[Letter to David Fentress, July 27, 1863]
Letter by an unidentified author to David Fentress regarding sharing federal newspapers and the banning of federal newspapers in some areas. The author passes on the news of the war including the destruction of the Federal merchantmen by the Confederate fleet. He passes along world news: Russia preparing to go to War with Europe and how that could negatively affect the Confederacy. There is also speculation on the future of the war. texashistory.unt.edu/ark:/67531/metapth160262/
[Transcript of Letter from David Fentress to Clara, March 29, 1863]
Transcript of a letter from David Fentress to his wife Clara in which he says that despaired of receiving another letter from her after waiting a month between letters. David describes what they had to leave behind when the order to move out came. He also lists what he took with him. He recounts the meeting with his mother when he returned to her home after moving to Texas. He remarks that for once she hand nothing to say. He tells Clara he raced her mare. He appreciates the hat she gave him. He explains about the care of peach trees. He also says that he thinks it would be best to allow a slave, Rhett, to marry her beau. He ends the letter by sending his love to her and the children. texashistory.unt.edu/ark:/67531/metapth182733/
[Transcript of Letter from David Fentress to his wife Clara, August 28, 1863]
Transcript of a letter from David Fentress to his wife Clara describing the toll that sickness has taken on the Confederate troops; troop movements; demoralized troops deserting and going home; his personal health; and comments on family news. texashistory.unt.edu/ark:/67531/metapth182668/
[Transcript of Letter from David Fentress to his wife Clara, December 10, 1862]
Transcript of a letter from David Fentress to his wife Clara in which he asks her to write longer letters with news of her and the children; his hopes for an end to the war in the spring; the shortage of physicians and why that makes it impossible for him to receive a furlough; the difficulty in receiving newspapers that have been subscribed to; news of the war; Abraham Lincoln's success in bringing people in west Tennessee to support the north; the difficulty in sending items home because he does not think they would get there; the sick making their way to the general hospital and a list of individuals who have died; his dislike for the people of Arkansas; the support of the people of Texas for the troops; the cost of wheat; his personal health; and his attendance at the funeral of Governor Jackson of Missouri. texashistory.unt.edu/ark:/67531/metapth182661/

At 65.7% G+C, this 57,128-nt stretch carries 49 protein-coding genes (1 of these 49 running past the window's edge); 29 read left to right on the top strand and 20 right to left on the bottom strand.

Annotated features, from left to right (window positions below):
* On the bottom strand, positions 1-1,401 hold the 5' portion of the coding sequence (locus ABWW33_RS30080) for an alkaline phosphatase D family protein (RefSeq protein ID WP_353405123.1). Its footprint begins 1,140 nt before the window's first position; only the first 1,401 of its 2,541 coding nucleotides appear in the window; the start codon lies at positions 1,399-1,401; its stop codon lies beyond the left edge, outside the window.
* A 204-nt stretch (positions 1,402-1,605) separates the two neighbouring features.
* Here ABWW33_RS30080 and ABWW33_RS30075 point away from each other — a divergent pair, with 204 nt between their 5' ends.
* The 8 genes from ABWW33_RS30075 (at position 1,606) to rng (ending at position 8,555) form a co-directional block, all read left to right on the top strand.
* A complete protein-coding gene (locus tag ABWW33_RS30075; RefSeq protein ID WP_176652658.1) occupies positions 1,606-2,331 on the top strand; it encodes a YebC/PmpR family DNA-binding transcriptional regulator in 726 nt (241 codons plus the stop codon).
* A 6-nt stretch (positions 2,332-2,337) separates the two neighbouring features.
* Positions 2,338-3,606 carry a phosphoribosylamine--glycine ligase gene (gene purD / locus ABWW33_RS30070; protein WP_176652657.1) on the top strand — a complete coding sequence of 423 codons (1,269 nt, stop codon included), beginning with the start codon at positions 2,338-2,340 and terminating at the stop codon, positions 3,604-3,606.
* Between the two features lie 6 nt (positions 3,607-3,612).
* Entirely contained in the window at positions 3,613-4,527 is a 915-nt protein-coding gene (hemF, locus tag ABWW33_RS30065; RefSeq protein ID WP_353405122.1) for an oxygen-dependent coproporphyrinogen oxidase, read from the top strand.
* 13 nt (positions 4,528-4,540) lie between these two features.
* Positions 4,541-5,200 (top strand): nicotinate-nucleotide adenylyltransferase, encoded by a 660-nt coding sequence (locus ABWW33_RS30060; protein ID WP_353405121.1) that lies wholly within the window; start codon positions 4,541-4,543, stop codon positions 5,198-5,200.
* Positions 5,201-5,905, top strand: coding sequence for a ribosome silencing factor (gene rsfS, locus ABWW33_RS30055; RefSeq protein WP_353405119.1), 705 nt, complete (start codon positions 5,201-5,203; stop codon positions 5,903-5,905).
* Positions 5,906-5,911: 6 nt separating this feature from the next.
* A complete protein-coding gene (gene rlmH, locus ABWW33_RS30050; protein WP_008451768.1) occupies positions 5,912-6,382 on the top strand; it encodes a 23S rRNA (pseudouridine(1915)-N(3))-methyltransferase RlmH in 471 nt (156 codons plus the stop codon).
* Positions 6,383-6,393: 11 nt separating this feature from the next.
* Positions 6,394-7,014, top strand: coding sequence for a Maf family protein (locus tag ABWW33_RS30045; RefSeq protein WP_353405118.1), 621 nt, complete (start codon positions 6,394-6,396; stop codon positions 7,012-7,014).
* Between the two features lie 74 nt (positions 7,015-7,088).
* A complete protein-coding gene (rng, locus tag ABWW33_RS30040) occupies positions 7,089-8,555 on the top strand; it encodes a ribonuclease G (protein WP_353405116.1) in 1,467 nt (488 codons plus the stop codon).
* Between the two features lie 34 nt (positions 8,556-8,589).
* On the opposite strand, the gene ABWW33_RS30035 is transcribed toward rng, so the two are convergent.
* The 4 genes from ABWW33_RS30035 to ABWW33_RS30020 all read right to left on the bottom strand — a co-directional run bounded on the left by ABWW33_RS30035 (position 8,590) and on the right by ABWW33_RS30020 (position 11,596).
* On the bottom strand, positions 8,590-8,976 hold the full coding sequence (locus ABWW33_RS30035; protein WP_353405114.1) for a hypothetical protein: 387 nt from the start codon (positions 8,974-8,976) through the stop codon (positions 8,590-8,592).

[Transcript of Letter from David Fentress to his wife Clara, November 12, 1862]
Transcript of a letter from David Fentress to his wife Clara detailing the process and difficulties of sending mail; the winter weather; illness in another company; his duties as a physician and schedule; how to care for sheep with scab; his personal health and a declaration of love for his wife and children. texashistory.unt.edu/ark:/67531/metapth182660/
[Transcript of Letter from David Fentress to his wife Clara, September 4, 1863]
Transcript of a letter from David Fentress to his wife Clara telling her that Mr. J. H. Hodges would be returning home to collect clothing for his company. He gives updates on the war; his health; and the health of his fellow soldiers. texashistory.unt.edu/ark:/67531/metapth182670/
[Transcript of letter from from Charles Moore to Elvira, Josephus, Matilda, and Ziza Moore, January 21, 1865]
Transcript of a letter from Charles Moore to Josephus, Elvira, Matilda, and Ziza Moore in which a transcribed letter from John Dixon recounts lawless times in Izard County, Arkansas. Charles goes on to write about his opinions on law and order, and then relays local news about friends and family. texashistory.unt.edu/ark:/67531/metapth203124/